The South African Health Review (SAHR) is an accredited peer-reviewed journal, published annually, that documents the evolution of South Africa’s post-apartheid health system, offering:
current, evidence-based insights into the status of policy development, integration and implementation in a range of healthcare structures, protocols and processes;
promising models that address intractable challenges and gaps in health service implementation; and
concepts for and commentary on health system policy innovation and reform.
The content of the 18th edition of the Review (2014/15) begins with the standard ‘Health Policy and Legislation’ chapter, followed by a set of chapter providing updates on primary health care policy implementation (Chapter 2: progress of the Ideal Clinic Realisation and Maintenance initiative; Chapter 3: reference implementation of the eHealth Strategy; and Chapter 4: early implementation experiences of the District Clinical Specialist Teams in three districts).
Reviewing issues pertinent to attaining equitable health systems, Chapters 5 to 8 respectively address: options for advancing decentralisation of South Africa’s health system; task-shifting of psychosocial interventions in public mental health care; recommendations for accessible health care in relation to disability and rehabilitation; and accounting for the rural context of need in resource allocation for the public health system.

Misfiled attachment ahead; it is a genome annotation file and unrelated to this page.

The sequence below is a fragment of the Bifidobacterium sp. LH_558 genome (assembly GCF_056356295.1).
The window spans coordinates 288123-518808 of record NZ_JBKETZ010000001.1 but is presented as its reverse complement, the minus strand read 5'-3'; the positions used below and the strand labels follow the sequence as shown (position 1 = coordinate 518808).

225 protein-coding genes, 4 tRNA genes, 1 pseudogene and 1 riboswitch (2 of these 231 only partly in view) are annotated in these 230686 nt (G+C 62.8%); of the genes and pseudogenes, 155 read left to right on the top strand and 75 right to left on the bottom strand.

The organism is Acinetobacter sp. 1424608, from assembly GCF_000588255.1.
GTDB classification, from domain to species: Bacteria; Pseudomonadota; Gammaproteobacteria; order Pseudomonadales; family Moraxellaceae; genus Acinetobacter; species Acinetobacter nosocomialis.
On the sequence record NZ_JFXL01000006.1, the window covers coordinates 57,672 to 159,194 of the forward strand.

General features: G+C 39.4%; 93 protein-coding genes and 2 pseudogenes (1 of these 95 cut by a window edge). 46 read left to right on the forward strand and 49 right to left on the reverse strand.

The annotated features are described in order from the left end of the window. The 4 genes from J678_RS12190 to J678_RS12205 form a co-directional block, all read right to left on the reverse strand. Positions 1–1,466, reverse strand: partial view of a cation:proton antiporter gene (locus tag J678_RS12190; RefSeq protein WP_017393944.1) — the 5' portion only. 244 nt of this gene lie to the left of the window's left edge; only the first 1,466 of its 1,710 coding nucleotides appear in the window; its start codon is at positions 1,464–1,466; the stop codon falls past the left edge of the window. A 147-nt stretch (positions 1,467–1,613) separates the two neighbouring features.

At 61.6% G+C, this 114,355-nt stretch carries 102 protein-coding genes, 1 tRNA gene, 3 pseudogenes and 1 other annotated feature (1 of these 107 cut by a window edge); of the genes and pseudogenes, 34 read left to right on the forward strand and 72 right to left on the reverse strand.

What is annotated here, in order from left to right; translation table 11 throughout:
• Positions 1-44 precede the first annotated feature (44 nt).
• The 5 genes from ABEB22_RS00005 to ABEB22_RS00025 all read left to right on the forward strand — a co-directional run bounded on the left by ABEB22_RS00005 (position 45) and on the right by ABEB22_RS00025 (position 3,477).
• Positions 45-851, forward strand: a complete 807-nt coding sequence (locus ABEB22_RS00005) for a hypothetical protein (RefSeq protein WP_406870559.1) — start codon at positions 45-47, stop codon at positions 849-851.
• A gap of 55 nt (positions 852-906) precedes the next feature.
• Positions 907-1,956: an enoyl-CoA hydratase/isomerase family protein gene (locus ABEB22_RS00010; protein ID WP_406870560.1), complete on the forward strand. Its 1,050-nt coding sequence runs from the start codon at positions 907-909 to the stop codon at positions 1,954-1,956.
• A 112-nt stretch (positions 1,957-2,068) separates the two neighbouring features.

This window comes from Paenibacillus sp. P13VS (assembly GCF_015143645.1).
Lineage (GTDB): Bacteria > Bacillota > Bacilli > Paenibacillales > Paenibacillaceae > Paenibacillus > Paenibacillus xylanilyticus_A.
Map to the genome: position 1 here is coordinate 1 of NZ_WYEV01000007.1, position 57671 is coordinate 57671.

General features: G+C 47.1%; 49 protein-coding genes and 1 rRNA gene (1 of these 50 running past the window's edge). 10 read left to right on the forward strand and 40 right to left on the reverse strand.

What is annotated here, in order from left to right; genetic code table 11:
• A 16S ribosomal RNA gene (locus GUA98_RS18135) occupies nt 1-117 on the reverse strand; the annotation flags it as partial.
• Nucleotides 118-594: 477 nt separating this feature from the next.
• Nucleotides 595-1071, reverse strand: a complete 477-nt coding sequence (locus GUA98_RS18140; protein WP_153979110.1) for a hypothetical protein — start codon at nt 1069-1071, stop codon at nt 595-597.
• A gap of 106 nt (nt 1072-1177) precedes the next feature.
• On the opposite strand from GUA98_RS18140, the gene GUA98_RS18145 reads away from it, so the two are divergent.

Under human resources for health, Chapter 9 addresses the challenges of and threats to South Africa’s nursing profession, and Chapter 10 describes a programme shown to strengthen the leadership capabilities of facility operational managers. Chapter 11 focuses on the types of information needed and used by nurse managers to make decisions, and Chapter 12 unpacks how various collective capacity-building approaches can enhance community participation in public health systems at sub-district level.
A review and analysis of open-market medical scheme benefit options is the topic of Chapter 13, and Chapter 14, which introduces a model of care designed to address the demand for rehabilitation associated with HIV-related disability, is the winning entry for this year’s Emerging Public Health Practitioner Award. The concluding ‘Health and Related Indicators’ chapter lists key new data sources along with central issues and trends emerging from the latest statistics on demographic and socio-economic aspects of health status, health services and health financing indicators.
You can collect a hard copy of the 2014/15 edition of the SAHR from HST’s Westville office, or alternatively, you are welcome to arrange for a courier to collect a copy on your behalf. Please send an e-mail with your name and phone number to firstname.lastname@example.org the name of the courier company and the date and time of their expected arrival.
34 Essex Terrace
Contact Primrose at Reception on 031 266 9090.